Discard these myths about creativity

November 14, 2017 Categorized in: Featured ArticlePersonal DevelopmentWork/Life Balance

Harvard University business professor Teresa Amabile wanted to debunk the myths about creativity in the workplace. For years, she ran a diary study of hundreds of employees “to look at creativity in the wild.”

Amabile uncovered these myths.

Myth 1: Creativity comes from creative types. Actually, anybody with normal intelligence can perform creative work; they just need skills and experience, open minds and the will to push past setbacks. Lacking encouragement, most people don’t come anywhere near reaching their creative potential.

Myth 2: Money provides an incentive for creativity. People need to be compensated fairly but, as long as that happens, they’re more concerned with engaging deeply in their work and making progress.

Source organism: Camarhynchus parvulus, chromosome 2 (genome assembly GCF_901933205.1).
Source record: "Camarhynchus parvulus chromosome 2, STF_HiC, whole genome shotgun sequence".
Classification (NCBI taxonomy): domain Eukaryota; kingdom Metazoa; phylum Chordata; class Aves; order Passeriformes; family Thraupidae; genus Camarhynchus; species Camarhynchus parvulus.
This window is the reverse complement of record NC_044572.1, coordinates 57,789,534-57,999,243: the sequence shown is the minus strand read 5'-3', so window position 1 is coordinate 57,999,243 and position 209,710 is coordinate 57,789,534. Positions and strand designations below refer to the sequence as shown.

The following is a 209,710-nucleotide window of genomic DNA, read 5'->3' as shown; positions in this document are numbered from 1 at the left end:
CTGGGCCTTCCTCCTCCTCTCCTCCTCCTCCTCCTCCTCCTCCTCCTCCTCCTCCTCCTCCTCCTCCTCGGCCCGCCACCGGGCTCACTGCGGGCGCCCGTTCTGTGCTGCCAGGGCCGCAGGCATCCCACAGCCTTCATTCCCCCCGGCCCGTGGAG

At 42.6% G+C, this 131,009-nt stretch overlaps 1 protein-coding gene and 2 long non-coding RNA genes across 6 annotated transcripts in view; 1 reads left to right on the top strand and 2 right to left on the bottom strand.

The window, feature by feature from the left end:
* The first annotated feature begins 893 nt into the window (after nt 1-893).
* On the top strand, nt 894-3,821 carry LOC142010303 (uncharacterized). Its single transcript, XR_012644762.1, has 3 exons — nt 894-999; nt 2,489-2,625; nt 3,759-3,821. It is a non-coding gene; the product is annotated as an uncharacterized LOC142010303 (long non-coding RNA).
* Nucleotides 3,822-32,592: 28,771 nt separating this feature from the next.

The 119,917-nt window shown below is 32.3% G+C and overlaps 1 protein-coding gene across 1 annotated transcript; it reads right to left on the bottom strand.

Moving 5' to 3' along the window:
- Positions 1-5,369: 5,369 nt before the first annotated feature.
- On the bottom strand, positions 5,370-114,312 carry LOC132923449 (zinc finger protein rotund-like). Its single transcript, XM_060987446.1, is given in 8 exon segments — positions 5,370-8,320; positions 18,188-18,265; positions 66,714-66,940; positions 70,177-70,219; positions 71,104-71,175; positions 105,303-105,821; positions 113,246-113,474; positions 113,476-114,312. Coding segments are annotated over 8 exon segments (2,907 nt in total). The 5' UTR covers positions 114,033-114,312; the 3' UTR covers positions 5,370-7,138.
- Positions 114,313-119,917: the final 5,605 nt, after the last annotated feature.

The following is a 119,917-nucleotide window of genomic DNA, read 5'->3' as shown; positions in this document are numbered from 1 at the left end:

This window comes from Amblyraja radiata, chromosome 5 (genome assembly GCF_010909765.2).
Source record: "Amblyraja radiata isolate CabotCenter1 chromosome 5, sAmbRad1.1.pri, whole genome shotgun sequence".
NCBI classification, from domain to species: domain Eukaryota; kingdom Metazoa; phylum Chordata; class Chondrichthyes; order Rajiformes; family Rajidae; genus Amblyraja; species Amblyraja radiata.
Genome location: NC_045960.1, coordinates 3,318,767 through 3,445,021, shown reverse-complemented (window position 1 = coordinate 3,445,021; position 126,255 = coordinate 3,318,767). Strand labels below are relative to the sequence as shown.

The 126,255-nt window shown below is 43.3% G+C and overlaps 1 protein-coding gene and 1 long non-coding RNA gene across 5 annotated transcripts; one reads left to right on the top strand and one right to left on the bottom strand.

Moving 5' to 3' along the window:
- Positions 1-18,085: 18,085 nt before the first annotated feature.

Myth 3: Time pressure fuels creativity. In reality, people are least creative when they fight the clock, because they have to fall back on basic skills and simply push out the work. It’s the opposite of engaging deeply, especially if distractions keep them from focusing.

Myth 4: Misery forces breakthroughs. Amabile’s study shows that creativity is positively associated with joy and love, and negatively associated with anger, fear and anxiety. People feel happiest after they come up with a creative idea, but they’re most likely to come up with that idea if they were happy the day before.

Myth 5: Competition beats collaboration. When people have to compete for recognition, they stop sharing information. On the flip side, the most creative teams have the self-confidence and trust in their teammates to work on ideas together.

Myth 6: A streamlined organization is a creative organization. During one company’s 25 percent downsizing in the course of the study, every stimulant to creativity sank like a stone. Everybody basically disengaged from his work.

Adapted from “HBS’s Teresa Amabile ‘tracks creativity in the wild,'” Harvard Gazette Archives.